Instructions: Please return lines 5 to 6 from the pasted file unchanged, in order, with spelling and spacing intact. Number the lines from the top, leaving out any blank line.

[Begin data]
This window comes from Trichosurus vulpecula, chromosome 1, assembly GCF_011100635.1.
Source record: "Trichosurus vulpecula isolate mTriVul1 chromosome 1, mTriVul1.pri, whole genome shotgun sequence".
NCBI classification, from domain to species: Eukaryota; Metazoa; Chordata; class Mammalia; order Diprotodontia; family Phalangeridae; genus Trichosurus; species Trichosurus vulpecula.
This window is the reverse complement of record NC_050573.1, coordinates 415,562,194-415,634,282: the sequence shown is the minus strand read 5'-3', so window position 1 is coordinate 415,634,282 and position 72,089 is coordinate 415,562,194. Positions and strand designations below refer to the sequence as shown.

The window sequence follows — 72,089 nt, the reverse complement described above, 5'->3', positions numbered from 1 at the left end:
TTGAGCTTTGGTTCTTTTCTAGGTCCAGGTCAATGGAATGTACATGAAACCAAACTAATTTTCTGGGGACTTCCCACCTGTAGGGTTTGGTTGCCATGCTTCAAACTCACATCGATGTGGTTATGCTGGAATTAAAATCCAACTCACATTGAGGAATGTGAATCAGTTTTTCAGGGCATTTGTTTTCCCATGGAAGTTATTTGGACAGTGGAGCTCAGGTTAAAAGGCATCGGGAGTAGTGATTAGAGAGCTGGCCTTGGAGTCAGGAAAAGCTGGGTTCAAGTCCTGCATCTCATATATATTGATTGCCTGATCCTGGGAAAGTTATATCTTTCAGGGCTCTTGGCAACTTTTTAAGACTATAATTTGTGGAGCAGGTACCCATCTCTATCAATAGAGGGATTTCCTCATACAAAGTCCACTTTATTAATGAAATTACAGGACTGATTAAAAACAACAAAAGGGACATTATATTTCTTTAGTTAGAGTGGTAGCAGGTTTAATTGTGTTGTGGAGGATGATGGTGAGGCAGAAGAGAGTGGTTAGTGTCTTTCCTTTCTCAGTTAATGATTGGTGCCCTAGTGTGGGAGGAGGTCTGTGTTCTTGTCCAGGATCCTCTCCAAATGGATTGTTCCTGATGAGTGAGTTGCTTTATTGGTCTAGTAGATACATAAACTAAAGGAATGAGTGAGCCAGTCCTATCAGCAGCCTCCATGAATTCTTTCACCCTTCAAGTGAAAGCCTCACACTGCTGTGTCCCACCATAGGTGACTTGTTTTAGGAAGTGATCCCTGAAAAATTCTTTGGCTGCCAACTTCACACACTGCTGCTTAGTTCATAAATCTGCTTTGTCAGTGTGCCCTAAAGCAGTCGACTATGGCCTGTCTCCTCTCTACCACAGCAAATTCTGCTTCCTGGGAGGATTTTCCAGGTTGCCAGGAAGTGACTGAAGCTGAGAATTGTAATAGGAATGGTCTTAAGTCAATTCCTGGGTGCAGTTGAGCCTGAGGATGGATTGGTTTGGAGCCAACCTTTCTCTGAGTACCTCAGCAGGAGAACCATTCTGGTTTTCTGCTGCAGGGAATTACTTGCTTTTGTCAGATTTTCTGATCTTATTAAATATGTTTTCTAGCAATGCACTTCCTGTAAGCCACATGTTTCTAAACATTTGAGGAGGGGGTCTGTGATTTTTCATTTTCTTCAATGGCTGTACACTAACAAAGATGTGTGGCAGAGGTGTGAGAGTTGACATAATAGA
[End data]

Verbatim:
The window sequence follows — 72,089 nt, the reverse complement described above, 5'->3', positions numbered from 1 at the left end:
TTGAGCTTTGGTTCTTTTCTAGGTCCAGGTCAATGGAATGTACATGAAACCAAACTAATTTTCTGGGGACTTCCCACCTGTAGGGTTTGGTTGCCATGCTTCAAACTCACATCGATGTGGTTATGCTGGAATTAAAATCCAACTCACATTGAGGAATGTGAATCAGTTTTTCAGGGCATTTGTTTTCCCATGGAAGTTATTTGGACAGTGGAGCTCAGGTTAAAAGGCATCGGGAGTAGTGATTAGAGAGCTGGCCTTGGAGTCAGGAAAAGCTGGGTTCAAGTCCTGCATCTCATATATATTGATTGCCTGATCCTGGGAAAGTTATATCTTTCAGGGCTCTTGGCAACTTTTTAAGACTATAATTTGTGGAGCAGGTACCCATCTCTATCAATAGAGGGATTTCCTCATACAAAGTCCACTTTATTAATGAAATTACAGGACTGATTAAAAACAACAAAAGGGACATTATATTTCTTTAGTTAGAGTGGTAGCAGGTTTAATTGTGTTGTGGAGGATGATGGTGAGGCAGAAGAGAGTGGTTAGTGTCTTTCCTTTCTCAGTTAATGATTGGTGCCCTAGTGTGGGAGGAGGTCTGTGTTCTTGTCCAGGATCCTCTCCAAATGGATTGTTCCTGATGAGTGAGTTGCTTTATTGGTCTAGTAGATACATAAACTAAAGGAATGAGTGAGCCAGTCCTATCAGCAGCCTCCATGAATTCTTTCACCCTTCAAGTGAAAGCCTCACACTGCTGTGTCCCACCATAGGTGACTTGTTTTAGGAAGTGATCCCTGAAAAATTCTTTGGCTGCCAACTTCACACACTGCTGCTTAGTTCATAAATCTGCTTTGTCAGTGTGCCCTAAAGCAGTCGACTATGGCCTGTCTCCTCTCTACCACAGCAAATTCTGCTTCCTGGGAGGATTTTCCAGGTTGCCAGGAAGTGACTGAAGCTGAGAATTGTAATAGGAATGGTCTTAAGTCAATTCCTGGGTGCAGTTGAGCCTGAGGATGGATTGGTTTGGAGCCAACCTTTCTCTGAGTACCTCAGCAGGAGAACCATTCTGGTTTTCTGCTGCAGGGAATTACTTGCTTTTGTCAGATTTTCTGATCTTATTAAATATGTTTTCTAGCAATGCACTTCCTGTAAGCCACATGTTTCTAAACATTTGAGGAGGGGGTCTGTGATTTTTCATTTTCTTCAATGGCTGTACACTAACAAAGATGTGTGGCAGAGGTGTGAGAGTTGACATAATAGA